I was recently asked to write up an explanation of the “good news” for a newspaper as a part of JR Woodward’s Good News Series. I wrote up a contextualized expression of the gospel for Austin, the gospel for my city. I’ve also submitted it to our local paper. This is a good exercise for all church planters. Thanks to JR for stimulating this good line of thinking. I hope you’ll do something similar for your local newspaper.
When participating on the Q panel for American Ecclesiology last week, I was asked what positive and negative trends I perceive in the church. The panel was rather large and responses had to be concise. Here’s an elaboration on what I said:
Positive Church Trends:
Something very positive about current American Ecclesiology is the Post-Christendom cooperation I see everywhere. Given the decline of the church in America, the shift of the center of Global Christiantiy to Africa and Asia, the urgency of mission is upon us. Churches are reaching across denominational, theological barriers in order to engage in mission. That’s great.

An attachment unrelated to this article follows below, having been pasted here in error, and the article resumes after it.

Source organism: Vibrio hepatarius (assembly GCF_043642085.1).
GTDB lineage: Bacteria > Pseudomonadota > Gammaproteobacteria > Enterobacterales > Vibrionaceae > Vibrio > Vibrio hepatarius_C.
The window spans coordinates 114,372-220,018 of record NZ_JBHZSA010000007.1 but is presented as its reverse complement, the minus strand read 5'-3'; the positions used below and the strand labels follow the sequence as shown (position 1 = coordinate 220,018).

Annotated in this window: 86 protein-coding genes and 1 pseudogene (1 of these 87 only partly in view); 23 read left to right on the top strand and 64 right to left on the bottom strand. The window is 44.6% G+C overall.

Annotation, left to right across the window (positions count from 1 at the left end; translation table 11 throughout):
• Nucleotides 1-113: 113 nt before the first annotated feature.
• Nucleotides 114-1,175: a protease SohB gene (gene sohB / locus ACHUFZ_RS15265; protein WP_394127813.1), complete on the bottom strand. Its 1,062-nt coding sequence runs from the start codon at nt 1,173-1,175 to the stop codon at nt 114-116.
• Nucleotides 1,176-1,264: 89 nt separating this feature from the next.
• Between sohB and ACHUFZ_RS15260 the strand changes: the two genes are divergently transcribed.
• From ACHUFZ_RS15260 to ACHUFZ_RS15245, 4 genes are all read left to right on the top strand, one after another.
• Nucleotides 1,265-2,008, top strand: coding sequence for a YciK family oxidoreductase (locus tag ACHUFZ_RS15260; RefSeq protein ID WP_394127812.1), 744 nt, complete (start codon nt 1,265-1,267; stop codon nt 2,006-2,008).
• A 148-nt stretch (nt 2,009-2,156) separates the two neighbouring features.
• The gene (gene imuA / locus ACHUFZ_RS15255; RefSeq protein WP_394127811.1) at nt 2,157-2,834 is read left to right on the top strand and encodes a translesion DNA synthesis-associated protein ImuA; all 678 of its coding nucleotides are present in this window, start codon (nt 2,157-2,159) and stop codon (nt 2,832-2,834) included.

Post-Christendom Cooperation – since the walls of Christian culture and ecclesiastical power (humpty-dumpty) are falling, all the kings horses and all the kings men are helping put humpty together again…but differently. It is because humpty-dumpty has fallen that we are coming together to rally in our belief that Jesus really is Lord. But the kingdom cooperation I see is not simply remedial, a product of broken walls. It is missional. In an increasingly post-Christian environment, the urgency of mission has gripped many Christians and they want to share and experience the life-renewing power of the gospel of Jesus. The urgency of mission is creating collaborative partnerships that did not exist before, but the urgency is present because Christendom has failed. The fallout is post-Christendom cooperation. We see the task as so urgent that our secondary theological and methodological differences have become, well secondary, instead of primary clearing the way for cooperation in the great task of mission.
Negative Church Trends: